Singapore (official name: Republic of Singapore) is an island nation off the southern tip of the Malay Peninsula, 137 kilometers (85 mi) north of the equator in Southeast Asia. The country is separated from Malaysia by the Strait of Johor in the north, and from the Riau Archipelago, Indonesia by the Strait of Singapore in the south. Singapore is the world's third leading financial center and a cosmopolitan world city that plays an important role in international trade and finance. The port of Singapore is one of the five busiest ports in the world. Singapore has a long history of immigration. Its diverse population is about 6 million people, consisting of Chinese, Malays, Indians, Arabs, various Asian ancestry, and Caucasoids. 42% of Singapore's population are foreigners who work and study there. Foreign workers make up 50% of the service sector. The country is the second most populous in the world after Monaco. A.T. Kearney named Singapore the most globalized country in the world in the 2006 Globalization Index. Prior to independence in 1965, Singapore was a diversified trading port with a GDP per capita of $511, the third highest in East Asia at the time. After independence, foreign direct investment and government efforts for industrialization based on the plans of the former Deputy Prime Minister Dr. Goh Keng Swee shaped Singapore's economy today. The Economist Intelligence Unit's "Quality of Life Index" ranks Singapore as one of the best quality of life in Asia and eleventh in the world. Singapore has the ninth largest foreign exchange reserves in the world. The country also has an advanced armed forces. After its GDP decreased by -6.8% in the 4th quarter of 2009, Singapore earned the title of the fastest growing economy in the world, with a GDP growth of 17.9% in the first half of 2010.
The name Singapore is of Malay origin (Sanskrit "Lion City"). Today, Singapore is sometimes referred to as the Lion City. Historical studies have shown that lions probably never existed on the island; the creature seen by Sang Nila Utama, the founder and name-giver of Singapore, could be a tiger.
Before the 19th century
The first records of settlements in Singapore date back to the 2nd century AD. This island is an outpost of the Srivijaya Kingdom in Sumatra which gave the name Temasek in Javanese which means 'city of the sea'. Between the 16th and early 19th centuries, Singapore became part of the Sultanate of Johor. In 1613 Portuguese pirates burned settlements at the mouth of the Singapore River and the island remained unnoticed for the next two centuries.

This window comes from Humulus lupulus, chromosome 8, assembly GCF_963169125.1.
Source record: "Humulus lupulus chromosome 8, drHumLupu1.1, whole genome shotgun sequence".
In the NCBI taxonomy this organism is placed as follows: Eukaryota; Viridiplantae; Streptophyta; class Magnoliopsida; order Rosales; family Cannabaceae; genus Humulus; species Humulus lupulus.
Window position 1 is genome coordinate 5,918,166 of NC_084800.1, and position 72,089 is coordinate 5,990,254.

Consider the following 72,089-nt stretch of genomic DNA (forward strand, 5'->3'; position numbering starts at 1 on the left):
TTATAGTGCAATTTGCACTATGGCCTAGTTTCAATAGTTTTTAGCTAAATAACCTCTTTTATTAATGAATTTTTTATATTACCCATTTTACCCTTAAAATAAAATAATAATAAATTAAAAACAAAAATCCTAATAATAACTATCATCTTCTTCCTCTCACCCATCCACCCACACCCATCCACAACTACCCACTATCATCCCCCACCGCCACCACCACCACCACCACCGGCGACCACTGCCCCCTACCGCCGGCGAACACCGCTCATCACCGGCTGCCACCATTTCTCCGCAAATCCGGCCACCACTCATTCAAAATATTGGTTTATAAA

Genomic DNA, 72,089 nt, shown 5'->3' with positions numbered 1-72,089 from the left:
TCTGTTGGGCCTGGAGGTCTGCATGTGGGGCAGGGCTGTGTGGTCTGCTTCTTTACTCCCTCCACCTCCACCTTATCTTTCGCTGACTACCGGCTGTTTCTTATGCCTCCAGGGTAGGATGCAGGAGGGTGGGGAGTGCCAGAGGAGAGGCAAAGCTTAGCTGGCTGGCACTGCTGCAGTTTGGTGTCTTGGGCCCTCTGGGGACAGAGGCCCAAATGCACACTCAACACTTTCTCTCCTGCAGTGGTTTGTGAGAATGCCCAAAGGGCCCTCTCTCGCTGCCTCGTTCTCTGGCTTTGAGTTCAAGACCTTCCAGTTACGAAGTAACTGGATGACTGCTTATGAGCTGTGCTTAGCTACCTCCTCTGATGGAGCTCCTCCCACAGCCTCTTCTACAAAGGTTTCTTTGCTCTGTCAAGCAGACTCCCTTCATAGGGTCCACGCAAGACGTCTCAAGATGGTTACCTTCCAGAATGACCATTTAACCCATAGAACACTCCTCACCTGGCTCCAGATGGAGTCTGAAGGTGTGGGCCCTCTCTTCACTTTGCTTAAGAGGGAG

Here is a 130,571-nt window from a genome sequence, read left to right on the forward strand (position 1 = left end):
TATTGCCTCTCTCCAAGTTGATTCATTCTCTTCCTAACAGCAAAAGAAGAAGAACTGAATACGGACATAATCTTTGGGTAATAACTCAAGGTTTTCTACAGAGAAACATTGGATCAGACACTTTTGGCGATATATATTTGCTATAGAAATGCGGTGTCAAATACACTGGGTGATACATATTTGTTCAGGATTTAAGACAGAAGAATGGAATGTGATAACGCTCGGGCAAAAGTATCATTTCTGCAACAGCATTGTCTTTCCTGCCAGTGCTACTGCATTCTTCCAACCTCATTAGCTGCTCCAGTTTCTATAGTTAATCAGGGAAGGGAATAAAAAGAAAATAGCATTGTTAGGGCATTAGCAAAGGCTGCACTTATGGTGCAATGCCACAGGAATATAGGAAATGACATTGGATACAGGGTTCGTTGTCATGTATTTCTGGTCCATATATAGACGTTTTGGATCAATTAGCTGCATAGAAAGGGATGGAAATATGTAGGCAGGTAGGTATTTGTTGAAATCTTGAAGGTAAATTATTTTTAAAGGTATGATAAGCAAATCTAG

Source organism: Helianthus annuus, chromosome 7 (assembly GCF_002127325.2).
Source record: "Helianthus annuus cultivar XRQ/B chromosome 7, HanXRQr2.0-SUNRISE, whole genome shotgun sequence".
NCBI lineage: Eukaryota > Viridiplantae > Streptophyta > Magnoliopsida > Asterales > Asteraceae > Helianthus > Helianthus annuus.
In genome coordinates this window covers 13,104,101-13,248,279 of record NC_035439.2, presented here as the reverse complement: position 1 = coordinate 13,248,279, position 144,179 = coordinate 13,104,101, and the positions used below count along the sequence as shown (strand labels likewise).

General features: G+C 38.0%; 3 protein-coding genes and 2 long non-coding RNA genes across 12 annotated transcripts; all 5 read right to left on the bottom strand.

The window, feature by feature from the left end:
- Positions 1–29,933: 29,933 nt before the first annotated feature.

British colonial rule
On January 28, 1819, Thomas Stamford Raffles landed on the main island of Singapore. He was assigned by the British East India Company (East Indian Company, EIC) to find a strategic location to build a port at the mouth of the Malacca Strait, countering the Dutch domination, which at that time was being weakened by the successive changes of power since the bankruptcy of the VOC, the French occupation until the founding of the Dutch East Indies. Kingdom of the Netherlands.
On the island, he encountered a Malay tribal village led by Tumenggung Abdu'r Rahman, which was the territory of the Sultanate of Johor, at which time there was a power struggle between the Sultan of Johor Abdul Rahman and his half-brother, Tengku Hussein Shah (Tengku Long) who lived in exile in the Riau Archipelago. Seeing a good opportunity, both as a strategic trading post for the Southeast Asian region, as well as an opportunity to gain support from local authorities, Raffles persuaded Tumenggung Abdu'r Rahman to smuggle Tengku Hussein into Singapore, and help him seize his right to the throne of the Sultanate of Johor. After meeting Tengku Hussein, Raffles also made an agreement that Britain, in this case the EIC, would be willing to help Tengku Hussein seize the throne and provide an annual allowance in exchange for the right to the throne.